The Australian Nuclear Science and Technology Organisation’s (ANSTO) Lucas Heights campus in western Sydney has been earmarked in a new strategy as Sydney’s newest nexus where industry connects with science and advanced technologies.
Under the ANSTO Collaboration Area Place Strategy launched by Greater Sydney Commission the campus will be developed as a precinct devoted to science, innovation and industries of the future for Greater Sydney’s South District.
ANSTO is the centre of Australia’s nuclear industries housing the country’s only nuclear reactor, the Opal open pool, light water research reactor (main picture) which produces radioisotopes for cancer detection and treatment, and neutron beams for fundamental materials research.
Already the home of a number of technology companies such as Silex Systems, ANSTO is also a centre for irradiation of silicon ingots for use in the manufacture of electronic semiconductor devices.
ANSTO also operates the Australian Synchrotron at Clayton in south-eastern Melbourne.
The new strategy was designed by the Greater Sydney Commission (GSC) in conjunction with 17 businesses, local, state and federal government representatives, policy groups and other stakeholders.
Its’ vision for ANSTO’s Innovation Precinct to become a globally connected community with government researchers and startups creating solutions in a well-connected campus.
ANSTO CEO Dr Adi Paterson said: “ANSTO’s Lucas Heights campus will become the place where some of Australia’s best and brightest scientists, engineers and graduates connect with emerging industries and entrepreneurs to develop the new solutions that will support our economy and jobs growth into the future.”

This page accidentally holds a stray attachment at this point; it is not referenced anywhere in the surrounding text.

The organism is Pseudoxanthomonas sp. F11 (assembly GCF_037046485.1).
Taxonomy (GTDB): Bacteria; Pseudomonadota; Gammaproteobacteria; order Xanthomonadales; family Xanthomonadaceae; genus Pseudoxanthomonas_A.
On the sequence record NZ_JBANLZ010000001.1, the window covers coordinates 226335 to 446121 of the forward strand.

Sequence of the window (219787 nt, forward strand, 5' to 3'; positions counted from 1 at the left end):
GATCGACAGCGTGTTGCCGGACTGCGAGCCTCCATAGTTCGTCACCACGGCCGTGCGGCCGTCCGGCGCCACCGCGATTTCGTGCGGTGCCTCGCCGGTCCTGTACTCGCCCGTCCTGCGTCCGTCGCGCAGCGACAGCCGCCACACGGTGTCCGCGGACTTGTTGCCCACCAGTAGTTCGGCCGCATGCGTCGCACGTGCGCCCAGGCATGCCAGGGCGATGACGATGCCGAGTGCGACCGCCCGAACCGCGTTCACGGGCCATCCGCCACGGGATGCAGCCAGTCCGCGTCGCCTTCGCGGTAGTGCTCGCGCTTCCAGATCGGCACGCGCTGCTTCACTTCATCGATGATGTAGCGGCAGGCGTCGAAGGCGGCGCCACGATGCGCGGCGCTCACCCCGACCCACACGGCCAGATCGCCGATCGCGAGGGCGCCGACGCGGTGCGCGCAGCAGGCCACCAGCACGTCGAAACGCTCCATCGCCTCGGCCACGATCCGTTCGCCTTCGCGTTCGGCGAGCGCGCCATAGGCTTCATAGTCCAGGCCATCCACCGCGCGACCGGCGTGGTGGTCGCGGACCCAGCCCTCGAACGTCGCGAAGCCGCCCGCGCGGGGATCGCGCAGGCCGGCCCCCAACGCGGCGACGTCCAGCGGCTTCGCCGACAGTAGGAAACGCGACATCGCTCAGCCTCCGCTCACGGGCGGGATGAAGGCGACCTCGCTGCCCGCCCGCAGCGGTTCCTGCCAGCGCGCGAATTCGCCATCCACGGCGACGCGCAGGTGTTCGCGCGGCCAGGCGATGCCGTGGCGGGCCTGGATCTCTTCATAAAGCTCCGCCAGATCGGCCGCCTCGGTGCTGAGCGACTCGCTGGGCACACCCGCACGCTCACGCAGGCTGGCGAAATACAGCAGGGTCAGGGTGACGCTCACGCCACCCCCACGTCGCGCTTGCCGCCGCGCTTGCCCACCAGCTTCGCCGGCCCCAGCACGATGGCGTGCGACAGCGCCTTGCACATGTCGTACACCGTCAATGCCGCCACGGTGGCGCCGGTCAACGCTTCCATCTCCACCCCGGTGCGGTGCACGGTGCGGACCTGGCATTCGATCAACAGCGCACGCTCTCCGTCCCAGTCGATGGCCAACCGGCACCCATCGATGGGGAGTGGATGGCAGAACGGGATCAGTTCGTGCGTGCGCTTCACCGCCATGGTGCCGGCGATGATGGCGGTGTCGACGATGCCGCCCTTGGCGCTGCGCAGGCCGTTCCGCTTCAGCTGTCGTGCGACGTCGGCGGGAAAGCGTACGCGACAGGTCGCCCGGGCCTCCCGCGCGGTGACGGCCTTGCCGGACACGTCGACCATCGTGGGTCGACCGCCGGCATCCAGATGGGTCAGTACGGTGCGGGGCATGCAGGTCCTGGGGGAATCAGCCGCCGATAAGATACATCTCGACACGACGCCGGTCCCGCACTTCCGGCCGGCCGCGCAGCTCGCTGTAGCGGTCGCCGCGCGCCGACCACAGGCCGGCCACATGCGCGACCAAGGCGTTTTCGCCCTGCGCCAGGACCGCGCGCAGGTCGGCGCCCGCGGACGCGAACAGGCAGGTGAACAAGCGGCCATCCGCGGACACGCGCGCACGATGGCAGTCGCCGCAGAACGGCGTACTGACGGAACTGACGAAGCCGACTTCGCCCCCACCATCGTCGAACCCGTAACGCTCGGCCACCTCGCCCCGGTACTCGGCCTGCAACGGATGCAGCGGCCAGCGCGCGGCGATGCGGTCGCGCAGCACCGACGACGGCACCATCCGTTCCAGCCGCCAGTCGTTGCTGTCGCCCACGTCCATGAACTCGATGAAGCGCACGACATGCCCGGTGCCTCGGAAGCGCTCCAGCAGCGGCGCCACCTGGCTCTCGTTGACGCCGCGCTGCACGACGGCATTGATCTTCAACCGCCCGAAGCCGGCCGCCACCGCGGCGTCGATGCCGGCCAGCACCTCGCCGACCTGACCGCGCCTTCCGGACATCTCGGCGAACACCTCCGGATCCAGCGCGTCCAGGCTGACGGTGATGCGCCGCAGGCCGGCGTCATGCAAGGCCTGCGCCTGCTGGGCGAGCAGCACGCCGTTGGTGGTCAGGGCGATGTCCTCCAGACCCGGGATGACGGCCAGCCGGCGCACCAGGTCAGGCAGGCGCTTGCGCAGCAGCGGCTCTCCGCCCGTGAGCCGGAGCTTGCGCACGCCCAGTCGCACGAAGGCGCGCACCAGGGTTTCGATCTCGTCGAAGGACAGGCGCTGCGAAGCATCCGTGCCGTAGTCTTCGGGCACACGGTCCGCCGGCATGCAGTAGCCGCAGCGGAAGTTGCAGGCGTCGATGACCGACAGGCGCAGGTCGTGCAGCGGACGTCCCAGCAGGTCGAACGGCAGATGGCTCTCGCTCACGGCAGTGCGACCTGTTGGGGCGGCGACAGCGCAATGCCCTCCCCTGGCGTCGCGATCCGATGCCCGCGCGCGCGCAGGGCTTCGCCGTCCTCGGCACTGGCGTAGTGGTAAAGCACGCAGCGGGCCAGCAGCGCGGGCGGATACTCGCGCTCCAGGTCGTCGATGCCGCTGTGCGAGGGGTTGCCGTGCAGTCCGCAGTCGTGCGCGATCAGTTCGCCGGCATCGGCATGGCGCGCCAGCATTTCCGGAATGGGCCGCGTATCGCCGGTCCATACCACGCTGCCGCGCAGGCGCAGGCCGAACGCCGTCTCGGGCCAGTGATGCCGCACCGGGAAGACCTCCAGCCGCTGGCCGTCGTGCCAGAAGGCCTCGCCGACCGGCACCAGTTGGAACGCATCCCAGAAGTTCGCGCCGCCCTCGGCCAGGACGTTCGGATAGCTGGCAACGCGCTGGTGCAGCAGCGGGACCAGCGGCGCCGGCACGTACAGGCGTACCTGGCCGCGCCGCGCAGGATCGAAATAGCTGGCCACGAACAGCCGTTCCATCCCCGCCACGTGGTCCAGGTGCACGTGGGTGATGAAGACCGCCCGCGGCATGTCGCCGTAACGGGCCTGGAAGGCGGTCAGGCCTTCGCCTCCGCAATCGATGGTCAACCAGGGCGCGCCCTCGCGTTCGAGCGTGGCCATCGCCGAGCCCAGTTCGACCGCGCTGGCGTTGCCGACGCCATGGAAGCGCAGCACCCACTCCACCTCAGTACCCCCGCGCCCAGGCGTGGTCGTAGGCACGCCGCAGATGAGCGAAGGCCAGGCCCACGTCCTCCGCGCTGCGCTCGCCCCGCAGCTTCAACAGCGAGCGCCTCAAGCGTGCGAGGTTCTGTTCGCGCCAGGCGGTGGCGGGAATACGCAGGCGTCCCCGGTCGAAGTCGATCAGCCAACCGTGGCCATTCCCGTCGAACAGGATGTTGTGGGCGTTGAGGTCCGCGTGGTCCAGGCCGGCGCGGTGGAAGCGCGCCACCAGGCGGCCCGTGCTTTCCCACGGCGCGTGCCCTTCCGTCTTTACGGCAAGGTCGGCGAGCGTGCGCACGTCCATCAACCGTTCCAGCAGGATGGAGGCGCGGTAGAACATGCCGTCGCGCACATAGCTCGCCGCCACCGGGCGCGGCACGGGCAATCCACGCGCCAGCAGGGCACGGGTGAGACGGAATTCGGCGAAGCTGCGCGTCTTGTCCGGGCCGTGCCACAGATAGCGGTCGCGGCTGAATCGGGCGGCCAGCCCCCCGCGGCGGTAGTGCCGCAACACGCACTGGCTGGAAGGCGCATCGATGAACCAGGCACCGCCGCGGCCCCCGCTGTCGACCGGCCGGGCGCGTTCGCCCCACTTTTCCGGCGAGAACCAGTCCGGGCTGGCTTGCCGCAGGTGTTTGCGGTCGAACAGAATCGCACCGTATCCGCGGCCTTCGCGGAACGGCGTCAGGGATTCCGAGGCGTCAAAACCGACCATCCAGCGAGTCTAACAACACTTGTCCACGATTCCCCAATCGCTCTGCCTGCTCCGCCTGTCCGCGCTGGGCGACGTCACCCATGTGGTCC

The strategy identifies a number of key issues which might hold back ANSTO’s development, including its relative isolation originally conceived to isolate nuclear facilities from the community.
There is little short-term visitor accommodation, poor transport links to the campus, a need for essential infrastructure and environmental constraints such as risks from bushfires and flooding.
South District Commissioner of the Greater Sydney Commission Peter Poulet said: “ANSTO already has all the right building blocks; the strategy takes this foundation and looks at how we can work, plan and invest collaboratively for the benefit of both the local economy and the international science community.”
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